The smallest details mean everything to Pierre-Alexandre Treust, whether he’s pursuing his passion at work or laughing at danger in the dust.
On a weekday the 27-year-old architect works closely with clients to ensure the stunning streets of Paris are adorned with buildings that add to the city’s beauty.
But at the weekend that attention to detail flies out of the window… kind of.
Sure, he’ll have an eye on the angles involved in getting the best out of his bike as he digs up the dust on twisties near his home at the weekend, but in truth this is the time he can forget the devil in the details.
Pierre-Alexandre is known across Europe as one of the best crossover stunt and Motocross riders, but insists it will never become his career.
“I’m probably too old now, but when you sit in an office or meet clients all week it is just the best release you can get,” he said.
“My job is all about tiny angles and margins, but when I’m out on my bike none of that matters. It’s just about letting go and doing what feels right and good in that split second.”
Quest for competition
Pierre-Alexandre recently competed at Snowquake in the Italian Alps and the hooligan class at May’s MCN Festival in Peterborough, and says his day job helps him fund his quest for competition.
For the Ride finally caught up with him as he put a brat tracker modified Street Twin through its paces after appearing in the inaugural El Rollo flat track race at Wheels and Waves.
By nature he’s not the type of guy who will commit to one bike, preferring to chop and change depending on the track he’s visiting. But he added: “I absolutely love the old Triumphs, especially those you can have as a project and make your own. For me it’s all about making a bike right for you.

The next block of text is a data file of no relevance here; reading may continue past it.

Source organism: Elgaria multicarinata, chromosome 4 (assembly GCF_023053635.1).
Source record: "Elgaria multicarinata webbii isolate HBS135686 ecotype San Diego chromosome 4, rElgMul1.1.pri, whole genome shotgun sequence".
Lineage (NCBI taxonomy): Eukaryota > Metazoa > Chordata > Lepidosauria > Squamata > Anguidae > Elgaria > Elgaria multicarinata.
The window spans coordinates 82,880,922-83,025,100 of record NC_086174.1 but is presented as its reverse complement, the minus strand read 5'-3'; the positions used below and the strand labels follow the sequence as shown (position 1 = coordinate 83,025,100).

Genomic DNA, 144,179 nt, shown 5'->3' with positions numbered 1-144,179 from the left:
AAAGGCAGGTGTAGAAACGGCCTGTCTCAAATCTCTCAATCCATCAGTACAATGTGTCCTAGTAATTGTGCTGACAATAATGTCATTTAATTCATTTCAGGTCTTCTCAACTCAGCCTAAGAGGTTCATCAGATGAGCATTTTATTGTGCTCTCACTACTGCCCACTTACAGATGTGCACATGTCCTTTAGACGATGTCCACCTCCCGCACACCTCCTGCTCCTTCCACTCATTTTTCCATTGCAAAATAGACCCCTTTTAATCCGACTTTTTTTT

“I have a vintage scrambler because it’s so – as we say in French – polyvalante, so versatile. It’s good for the city where I work, it’s got good torque so it’s great for stunts and the kind of acrobatic riding I love. But I’ve also taken it through the Pyrenees so it’s pretty much a bike for all eventualities.”
Despite his love of the old Triumphs and the new Thruxton R, Pierre-Alexandre believes the new Street Twin could be set to win a place in his heart: “I tried it out on the passes and quarries around Biarritz and it handles like one of the old bikes. What’s so good about the new Triumphs is that they have all the looks of the old classics but the technology of a new one, and that’s not an easy balancing act to pull off.”
But if anyone can get the angles just right, then there’s a pretty good chance Pierre-Alexandre can.